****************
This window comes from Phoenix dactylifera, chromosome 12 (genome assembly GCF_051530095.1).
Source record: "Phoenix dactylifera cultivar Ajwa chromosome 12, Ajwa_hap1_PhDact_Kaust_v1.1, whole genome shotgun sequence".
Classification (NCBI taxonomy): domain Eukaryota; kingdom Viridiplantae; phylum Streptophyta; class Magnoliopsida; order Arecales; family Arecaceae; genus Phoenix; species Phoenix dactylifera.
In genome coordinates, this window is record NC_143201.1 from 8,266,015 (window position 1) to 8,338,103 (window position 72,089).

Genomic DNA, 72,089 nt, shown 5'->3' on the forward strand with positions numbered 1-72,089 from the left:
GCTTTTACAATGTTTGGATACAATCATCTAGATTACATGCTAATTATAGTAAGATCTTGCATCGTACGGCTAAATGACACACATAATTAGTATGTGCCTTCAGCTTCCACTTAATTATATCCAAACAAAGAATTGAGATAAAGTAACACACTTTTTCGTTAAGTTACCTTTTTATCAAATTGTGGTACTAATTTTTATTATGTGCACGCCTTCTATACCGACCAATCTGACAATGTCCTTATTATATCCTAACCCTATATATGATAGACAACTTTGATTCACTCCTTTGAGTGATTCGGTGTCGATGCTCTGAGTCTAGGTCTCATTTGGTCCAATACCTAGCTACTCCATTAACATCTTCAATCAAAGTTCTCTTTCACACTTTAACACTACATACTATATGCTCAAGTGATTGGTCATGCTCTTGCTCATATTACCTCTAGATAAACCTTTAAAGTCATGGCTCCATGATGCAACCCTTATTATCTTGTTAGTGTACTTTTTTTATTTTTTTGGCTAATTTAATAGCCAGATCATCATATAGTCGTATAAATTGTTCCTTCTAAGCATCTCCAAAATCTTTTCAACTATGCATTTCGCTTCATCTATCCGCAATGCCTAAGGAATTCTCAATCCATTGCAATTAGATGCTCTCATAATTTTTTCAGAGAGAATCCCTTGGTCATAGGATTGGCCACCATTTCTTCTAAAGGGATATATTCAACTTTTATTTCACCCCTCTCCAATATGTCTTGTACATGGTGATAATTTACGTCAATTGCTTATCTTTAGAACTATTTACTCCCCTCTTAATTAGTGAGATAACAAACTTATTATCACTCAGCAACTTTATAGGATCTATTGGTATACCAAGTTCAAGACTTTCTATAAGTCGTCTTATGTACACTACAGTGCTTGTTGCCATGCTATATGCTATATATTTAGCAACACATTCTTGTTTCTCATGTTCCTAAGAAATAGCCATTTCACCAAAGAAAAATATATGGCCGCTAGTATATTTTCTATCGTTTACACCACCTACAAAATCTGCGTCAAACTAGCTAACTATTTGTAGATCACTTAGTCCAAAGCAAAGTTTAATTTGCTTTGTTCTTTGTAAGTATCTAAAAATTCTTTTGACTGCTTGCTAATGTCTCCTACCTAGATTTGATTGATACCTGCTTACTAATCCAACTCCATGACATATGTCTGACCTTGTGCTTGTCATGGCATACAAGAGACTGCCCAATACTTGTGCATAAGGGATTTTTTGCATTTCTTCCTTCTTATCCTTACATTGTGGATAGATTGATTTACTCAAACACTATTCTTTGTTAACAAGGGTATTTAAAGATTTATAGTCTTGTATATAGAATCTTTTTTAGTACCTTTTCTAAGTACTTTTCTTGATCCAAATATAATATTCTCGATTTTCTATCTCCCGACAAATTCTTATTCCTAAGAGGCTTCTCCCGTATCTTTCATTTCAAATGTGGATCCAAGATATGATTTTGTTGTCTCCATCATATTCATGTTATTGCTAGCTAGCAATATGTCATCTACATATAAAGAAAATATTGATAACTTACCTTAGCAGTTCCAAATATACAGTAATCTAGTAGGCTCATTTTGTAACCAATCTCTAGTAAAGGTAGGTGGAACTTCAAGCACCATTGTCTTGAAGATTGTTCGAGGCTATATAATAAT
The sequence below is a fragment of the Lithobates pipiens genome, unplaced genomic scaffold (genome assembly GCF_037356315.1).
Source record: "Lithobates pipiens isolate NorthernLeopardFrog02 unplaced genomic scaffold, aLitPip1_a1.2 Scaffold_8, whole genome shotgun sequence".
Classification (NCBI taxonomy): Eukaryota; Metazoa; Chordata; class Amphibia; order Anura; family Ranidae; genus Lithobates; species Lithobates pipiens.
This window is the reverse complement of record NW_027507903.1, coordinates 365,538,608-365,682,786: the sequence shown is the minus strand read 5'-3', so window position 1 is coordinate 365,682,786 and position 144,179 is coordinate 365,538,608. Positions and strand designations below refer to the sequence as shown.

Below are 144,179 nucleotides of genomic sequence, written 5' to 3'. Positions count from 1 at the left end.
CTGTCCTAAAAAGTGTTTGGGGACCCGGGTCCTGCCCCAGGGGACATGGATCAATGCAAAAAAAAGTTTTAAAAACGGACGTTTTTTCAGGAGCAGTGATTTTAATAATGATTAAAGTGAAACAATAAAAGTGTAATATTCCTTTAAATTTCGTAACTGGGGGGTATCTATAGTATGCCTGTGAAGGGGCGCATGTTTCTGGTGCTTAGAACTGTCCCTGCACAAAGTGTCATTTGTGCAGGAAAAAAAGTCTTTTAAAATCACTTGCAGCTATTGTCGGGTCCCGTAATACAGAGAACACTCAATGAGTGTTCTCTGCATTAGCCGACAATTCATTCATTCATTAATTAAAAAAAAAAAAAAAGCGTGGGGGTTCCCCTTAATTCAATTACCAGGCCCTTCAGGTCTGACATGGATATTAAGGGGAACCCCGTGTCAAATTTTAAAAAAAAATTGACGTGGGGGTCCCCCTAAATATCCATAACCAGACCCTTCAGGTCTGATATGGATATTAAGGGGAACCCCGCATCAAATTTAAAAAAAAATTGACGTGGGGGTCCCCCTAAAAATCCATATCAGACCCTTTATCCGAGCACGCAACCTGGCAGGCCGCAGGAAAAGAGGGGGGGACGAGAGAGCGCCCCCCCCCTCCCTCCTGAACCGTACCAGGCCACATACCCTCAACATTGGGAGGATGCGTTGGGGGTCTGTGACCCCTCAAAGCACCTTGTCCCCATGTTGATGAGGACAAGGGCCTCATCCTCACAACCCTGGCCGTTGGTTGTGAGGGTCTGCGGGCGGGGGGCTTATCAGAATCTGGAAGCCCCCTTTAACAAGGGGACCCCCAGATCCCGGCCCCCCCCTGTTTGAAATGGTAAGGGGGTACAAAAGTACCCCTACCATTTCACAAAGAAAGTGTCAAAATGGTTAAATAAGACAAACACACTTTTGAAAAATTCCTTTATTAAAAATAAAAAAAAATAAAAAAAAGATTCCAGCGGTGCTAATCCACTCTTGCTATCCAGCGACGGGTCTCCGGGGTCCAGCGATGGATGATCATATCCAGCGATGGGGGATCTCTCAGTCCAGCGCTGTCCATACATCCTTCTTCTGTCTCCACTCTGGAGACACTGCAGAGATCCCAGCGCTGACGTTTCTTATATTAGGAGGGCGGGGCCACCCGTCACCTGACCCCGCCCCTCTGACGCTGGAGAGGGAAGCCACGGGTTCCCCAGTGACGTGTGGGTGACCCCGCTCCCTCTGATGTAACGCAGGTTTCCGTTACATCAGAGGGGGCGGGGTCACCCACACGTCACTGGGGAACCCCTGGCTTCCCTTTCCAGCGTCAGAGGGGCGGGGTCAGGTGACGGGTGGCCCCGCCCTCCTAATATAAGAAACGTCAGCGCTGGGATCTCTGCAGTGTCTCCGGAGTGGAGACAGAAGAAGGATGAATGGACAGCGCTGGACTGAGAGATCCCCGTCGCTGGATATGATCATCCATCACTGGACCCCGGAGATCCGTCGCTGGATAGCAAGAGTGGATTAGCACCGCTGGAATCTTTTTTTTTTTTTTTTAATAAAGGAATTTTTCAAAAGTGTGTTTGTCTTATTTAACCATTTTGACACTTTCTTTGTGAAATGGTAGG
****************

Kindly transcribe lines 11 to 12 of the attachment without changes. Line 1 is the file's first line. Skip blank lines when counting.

Below are 144,179 nucleotides of genomic sequence, written 5' to 3'. Positions count from 1 at the left end.
CTGTCCTAAAAAGTGTTTGGGGACCCGGGTCCTGCCCCAGGGGACATGGATCAATGCAAAAAAAAGTTTTAAAAACGGACGTTTTTTCAGGAGCAGTGATTTTAATAATGATTAAAGTGAAACAATAAAAGTGTAATATTCCTTTAAATTTCGTAACTGGGGGGTATCTATAGTATGCCTGTGAAGGGGCGCATGTTTCTGGTGCTTAGAACTGTCCCTGCACAAAGTGTCATTTGTGCAGGAAAAAAAGTCTTTTAAAATCACTTGCAGCTATTGTCGGGTCCCGTAATACAGAGAACACTCAATGAGTGTTCTCTGCATTAGCCGACAATTCATTCATTCATTAATTAAAAAAAAAAAAAAAGCGTGGGGGTTCCCCTTAATTCAATTACCAGGCCCTTCAGGTCTGACATGGATATTAAGGGGAACCCCGTGTCAAATTTTAAAAAAAAATTGACGTGGGGGTCCCCCTAAATATCCATAACCAGACCCTTCAGGTCTGATATGGATATTAAGGGGAACCCCGCATCAAATTTAAAAAAAAATTGACGTGGGGGTCCCCCTAAAAATCCATATCAGACCCTTTATCCGAGCACGCAACCTGGCAGGCCGCAGGAAAAGAGGGGGGGACGAGAGAGCGCCCCCCCCCTCCCTCCTGAACCGTACCAGGCCACATACCCTCAACATTGGGAGGATGCGTTGGGGGTCTGTGACCCCTCAAAGCACCTTGTCCCCATGTTGATGAGGACAAGGGCCTCATCCTCACAACCCTGGCCGTTGGTTGTGAGGGTCTGCGGGCGGGGGGCTTATCAGAATCTGGAAGCCCCCTTTAACAAGGGGACCCCCAGATCCCGGCCCCCCCCTGTTTGAAATGGTAAGGGGGTACAAAAGTACCCCTACCATTTCACAAAGAAAGTGTCAAAATGGTTAAATAAGACAAACACACTTTTGAAAAATTCCTTTATTAAAAATAAAAAAAAATAAAAAAAAGATTCCAGCGGTGCTAATCCACTCTTGCTATCCAGCGACGGGTCTCCGGGGTCCAGCGATGGATGATCATATCCAGCGATGGGGGATCTCTCAGTCCAGCGCTGTCCATACATCCTTCTTCTGTCTCCACTCTGGAGACACTGCAGAGATCCCAGCGCTGACGTTTCTTATATTAGGAGGGCGGGGCCACCCGTCACCTGACCCCGCCCCTCTGACGCTGGAGAGGGAAGCCACGGGTTCCCCAGTGACGTGTGGGTGACCCCGCTCCCTCTGATGTAACGCAGGTTTCCGTTACATCAGAGGGGGCGGGGTCACCCACACGTCACTGGGGAACCCCTGGCTTCCCTTTCCAGCGTCAGAGGGGCGGGGTCAGGTGACGGGTGGCCCCGCCCTCCTAATATAAGAAACGTCAGCGCTGGGATCTCTGCAGTGTCTCCGGAGTGGAGACAGAAGAAGGATGAATGGACAGCGCTGGACTGAGAGATCCCCGTCGCTGGATATGATCATCCATCACTGGACCCCGGAGATCCGTCGCTGGATAGCAAGAGTGGATTAGCACCGCTGGAATCTTTTTTTTTTTTTTTTAATAAAGGAATTTTTCAAAAGTGTGTTTGTCTTATTTAACCATTTTGACACTTTCTTTGTGAAATGGTAGG